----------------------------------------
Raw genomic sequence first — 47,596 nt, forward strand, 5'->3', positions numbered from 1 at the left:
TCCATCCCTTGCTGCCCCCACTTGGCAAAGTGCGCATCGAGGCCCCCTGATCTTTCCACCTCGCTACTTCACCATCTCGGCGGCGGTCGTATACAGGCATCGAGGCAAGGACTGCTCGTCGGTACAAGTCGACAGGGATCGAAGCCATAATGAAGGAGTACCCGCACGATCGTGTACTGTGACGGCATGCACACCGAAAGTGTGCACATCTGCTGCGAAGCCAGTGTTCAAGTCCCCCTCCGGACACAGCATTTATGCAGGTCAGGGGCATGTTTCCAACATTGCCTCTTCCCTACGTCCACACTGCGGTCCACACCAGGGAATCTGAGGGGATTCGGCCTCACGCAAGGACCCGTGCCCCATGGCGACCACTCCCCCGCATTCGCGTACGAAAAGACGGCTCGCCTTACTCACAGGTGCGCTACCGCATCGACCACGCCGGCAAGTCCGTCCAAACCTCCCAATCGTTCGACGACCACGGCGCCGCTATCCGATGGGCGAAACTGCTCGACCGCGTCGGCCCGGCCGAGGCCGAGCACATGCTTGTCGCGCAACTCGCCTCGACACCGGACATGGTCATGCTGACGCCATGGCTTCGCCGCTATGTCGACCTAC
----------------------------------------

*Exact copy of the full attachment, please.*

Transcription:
Raw genomic sequence first — 47,596 nt, forward strand, 5'->3', positions numbered from 1 at the left:
TCCATCCCTTGCTGCCCCCACTTGGCAAAGTGCGCATCGAGGCCCCCTGATCTTTCCACCTCGCTACTTCACCATCTCGGCGGCGGTCGTATACAGGCATCGAGGCAAGGACTGCTCGTCGGTACAAGTCGACAGGGATCGAAGCCATAATGAAGGAGTACCCGCACGATCGTGTACTGTGACGGCATGCACACCGAAAGTGTGCACATCTGCTGCGAAGCCAGTGTTCAAGTCCCCCTCCGGACACAGCATTTATGCAGGTCAGGGGCATGTTTCCAACATTGCCTCTTCCCTACGTCCACACTGCGGTCCACACCAGGGAATCTGAGGGGATTCGGCCTCACGCAAGGACCCGTGCCCCATGGCGACCACTCCCCCGCATTCGCGTACGAAAAGACGGCTCGCCTTACTCACAGGTGCGCTACCGCATCGACCACGCCGGCAAGTCCGTCCAAACCTCCCAATCGTTCGACGACCACGGCGCCGCTATCCGATGGGCGAAACTGCTCGACCGCGTCGGCCCGGCCGAGGCCGAGCACATGCTTGTCGCGCAACTCGCCTCGACACCGGACATGGTCATGCTGACGCCATGGCTTCGCCGCTATGTCGACCTAC